Peering out of the small glass window, I saw my guide fiddling with one of the sinks and a large plastic kidney-shaped bowl. I was not going to get any hotter, so I walked out of the sauna and toward the man. Since I do not speak Turkish, I never got the guy’s name, but for the sake of this article, we will call him Mehmet, which is one of the most popular Turkish names, and therefore, a good probability.
Mehmet was an average-sized Turkish man in his fifties, which meant he was slightly overweight, had a moustache that was competing with other facial hair that would qualify it more as a beard and was graying and balding on the top of his head, with thick black hair covering almost every other inch of his body. He had strong hands that he put to use by bypassing his sign language in favoring of manhandling me. If I had to describe my Turkish bath experience, it would rank between an adult who is incapable of bathing himself and the veal processing plant, minus the slaughter part at the end.
To begin with, the clamoring that Mehmet was doing as I roasted in the sauna was filling a two-to-three gallon marble sink with warm water. When I joined him, he had me sit next to the sink. Mind you, this meant that anyone who came through the room’s main doors were treated to my full monty. Fortunately, no one came in, and Mehmet was focused on the task at hand: splashing warm water all over my body.
After a minute or two of washing my sweat off, he put on a hand loofah and began to vigorously scrub me. First, my arms, then my legs, then my feet and finally my face. I am sure in some ancient textbook there is some reason why it makes sense to scrub someone’s feet and then their face, but alas, that knowledge has yet to be passed to me. Instead, I stared at Mehmet like he just defiled a female member of my family, to which he continued to scrub my face extra hard. Satisfied with the amount of dead skin he exfoliated from me, he tossed more warm water on me.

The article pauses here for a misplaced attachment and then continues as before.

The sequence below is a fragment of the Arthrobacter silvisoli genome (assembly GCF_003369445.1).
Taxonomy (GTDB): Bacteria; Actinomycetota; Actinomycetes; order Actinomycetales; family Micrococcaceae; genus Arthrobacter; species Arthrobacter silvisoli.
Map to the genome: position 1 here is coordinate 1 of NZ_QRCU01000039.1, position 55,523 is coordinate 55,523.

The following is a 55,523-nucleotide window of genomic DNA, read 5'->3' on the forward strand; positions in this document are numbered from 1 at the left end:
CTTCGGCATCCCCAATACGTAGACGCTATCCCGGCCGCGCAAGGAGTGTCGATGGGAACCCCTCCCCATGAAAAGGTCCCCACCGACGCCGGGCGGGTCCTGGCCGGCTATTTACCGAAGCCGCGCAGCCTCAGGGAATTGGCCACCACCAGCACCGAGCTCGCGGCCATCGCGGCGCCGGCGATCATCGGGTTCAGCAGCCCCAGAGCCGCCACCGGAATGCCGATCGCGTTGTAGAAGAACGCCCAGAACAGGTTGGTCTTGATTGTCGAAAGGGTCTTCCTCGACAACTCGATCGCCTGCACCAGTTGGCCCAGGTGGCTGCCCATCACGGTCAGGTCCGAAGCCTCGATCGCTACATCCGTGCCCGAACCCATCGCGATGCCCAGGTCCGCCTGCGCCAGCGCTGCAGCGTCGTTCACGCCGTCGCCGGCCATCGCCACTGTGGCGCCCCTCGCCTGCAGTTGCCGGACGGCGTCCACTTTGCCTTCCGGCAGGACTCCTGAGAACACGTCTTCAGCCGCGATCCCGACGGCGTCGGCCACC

Then Mehmet grabbed my arm and tossed me on the marble slab. Perhaps this is a slight exaggeration, but by now the heat, the water on, the water off and the scrubbing were eroding my motor functions and sense of what to do. First, I found myself on my back. Since lying on a marble slab without a pillow is not very fun, Mehmet shoved something under my neck to prop me up and went to work soaping me up. Once again, he followed the arms, legs, feet routine, but thankfully skipped my face in lieu of my chest. Soaping me up is a euphemism for greasing me up so he could massage me into a little doughboy.
The perk to going to a hamam in Turkey is – I am willing to wager – that there are no regulations. The man manhandling and massaging me probably had no certification, so when he flipped me on my stomach and cracked my back, I assume he was going by another ancient guidebook. Then, Mehmet was done. He indicated I wash myself off and use the sauna at my leisure, but basically the decision to get off the ride was up to me.
I retired back to the sauna for a while, then doused myself with water until I felt like I had gotten my fill. Also, without clocks around I was not sure how long I had been there. Was Tara outside waiting? Better to wrap up and find out. Peering out into the main room, she was nowhere to be seen, so I grabbed a spot on the couch and relaxed.